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It’s dark in the some of the grainy video clips, but clear enough to expose an alarming development in the ongoing protests in Hong Kong: police in four different incidents at Lung Wo Road beating, kicking, or pepper spraying protesters who appear to offer no resistance or present no clear threat.
In the early hours of October 15, hundreds of police officers told 50-100 protestors to leave Lung Wo Road in Admiralty, where they had been since the previous evening. Police then started to remove barricades set up by the protesters; protesters responded by holding up hands and opened umbrellas in anticipation of being pepper sprayed. The scene turned chaotic moments later as police pushed forward to force the protesters who refused to leave the road and used pepper spray and police batons against them.
In one video clip, six police officers arrest a protester, carry him away to a darkened corner, and beat and kick him for four minutes while he lies on the ground offering no resistance. In another clip, police pepper spray a protester in the face at close range even though he has his hands up and offers no resistance; the same clip shows police yelling at journalists to leave while they were filming.
A police spokesperson said the protesters had to be dispersed because they were disrupting public order and gathering illegally, and that some had kicked and attacked officers with umbrellas. According to the spokesperson, 45 protesters had been arrested, and four officers were injured on Lung Wo Road. Eyewitnesses who spoke to us reported no such violence. Even if the police version is accurate, the excessive force used against peaceful protesters who are not resisting is utterly unacceptable.
Since these demonstrations began, the Hong Kong police have for the most part acted with restraint other than their use of pepper spray and teargas on September 28 and 29 and their failure to protect peaceful demonstrators in Mongkok on October 3. It is not clear whether last night’s developments represented a change in tactics or isolated incidents of poor policing. But the fact that between half and one-third of the protesters arrested last night told their lawyers they were slapped or kicked by police is alarming, and raises more questions about police conduct.
Within hours after the video was first aired by a local television station, Hong Kong police responded by expressing concern, “reassigning” the offending officers to other positions, and vowing to undertake an “impartial investigation” into the case. While the speedy response to last night’s incidents is a positive step, it comes closely on the heels of the September 28-29 and October 3 instances of questionable police conduct. An investigation into all three incidents is imperative to halt eroding confidence in Hong Kong’s police force.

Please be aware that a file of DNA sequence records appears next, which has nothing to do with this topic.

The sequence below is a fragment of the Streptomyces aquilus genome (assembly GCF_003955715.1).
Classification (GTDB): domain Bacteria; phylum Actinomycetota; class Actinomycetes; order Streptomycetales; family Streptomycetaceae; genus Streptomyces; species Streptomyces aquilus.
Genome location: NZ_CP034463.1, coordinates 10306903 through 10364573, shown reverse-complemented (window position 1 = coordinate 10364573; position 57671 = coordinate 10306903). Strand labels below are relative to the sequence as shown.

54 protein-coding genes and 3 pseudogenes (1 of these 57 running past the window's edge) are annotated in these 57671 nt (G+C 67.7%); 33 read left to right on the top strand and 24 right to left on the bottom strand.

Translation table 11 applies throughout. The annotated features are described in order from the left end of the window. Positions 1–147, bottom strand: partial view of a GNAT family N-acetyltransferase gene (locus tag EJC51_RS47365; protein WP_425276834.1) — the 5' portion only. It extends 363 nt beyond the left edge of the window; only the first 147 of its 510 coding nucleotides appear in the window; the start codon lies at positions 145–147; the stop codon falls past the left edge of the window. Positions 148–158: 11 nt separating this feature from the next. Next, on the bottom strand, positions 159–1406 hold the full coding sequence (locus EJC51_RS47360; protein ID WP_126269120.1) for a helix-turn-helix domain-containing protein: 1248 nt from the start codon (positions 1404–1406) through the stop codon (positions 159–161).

Photo: A police officer yells at protesters to move away from the road as they try to block an area near the government headquarters building in Hong Kong October 15, 2014. Reuters
KICKASS WOMEN IN HISTORY : [2/5] HUA MULAN
Hua Mulan was a legendary figure in Chinese history. She lived from 581 to 618 AD during the Sui Dynasty, though other records place her between 386 and 534 AD, during the Northern Wei Dynasty. While the dates may be disputed, her story is unequivocal. Mulan’s father was a soldier and raised her like a boy. She not only learned weaving and embroidery from her mother, but also practiced martial arts, equitation, archery, and fencing with her father. In her spare time she liked to read her father’s manuals on military strategy. When war broke out and the emperor was calling for soldiers, Mulan disguised herself as a man and went in her father’s place. She served for twelve long years, in that time she witnessed traumatic horrors, lost dear friends, and received numerous honours. After the war ended, the emperor wanted to award her an official position, but she declined and asked for a good horse instead as she wished to return home to her family. No other woman in Chinese history has inspired more admiration than Mulan, who is considered an embodiment of loyalty and filial piety.
A fairy ring is a naturally occurring ring of mushrooms. They are also known as pixie’s rings, faerie circles, or elf circles. The English believed that fairy rings were where fairies came to dance and celebrate, the mushrooms of the rings were used as stools for the fairies to recuperate during the evenings festivities. (OP)
The Funeral of Bahaa Samir Badir 13 years old who was killed by Israeli occupation forces near Ramallah . 17 October 2014
Ah you’re reading watchmen? I love that book. The way they just [clenches fist] watch all those fricking men
STOP THESE POSTS
"Tim blew up a condom today like a balloon, as if he doesn’t know how to actually use them." Nah son I’m pretty sure making balloon animals out of them is 100% the correct way to use condoms.
I eat romantic shit up. If I were asked to just sit on a roof and look at the stars id probably internally combust
You sing along to Panic At The Disco or you hop out of my car and walk
by Fall Out Boy
if you don’t understand why this is funny, I don’t think I can explain it to you.
by Panic! At The Disco
In honor of national dog day, here’s a vid of my sister’s dog Buddy struggling to get inside. Hahahaha.
buddy does not know
My style isn’t even my style, I cant afford my actual style
Paris Night&DayLumiose City Night & Day by A labgraph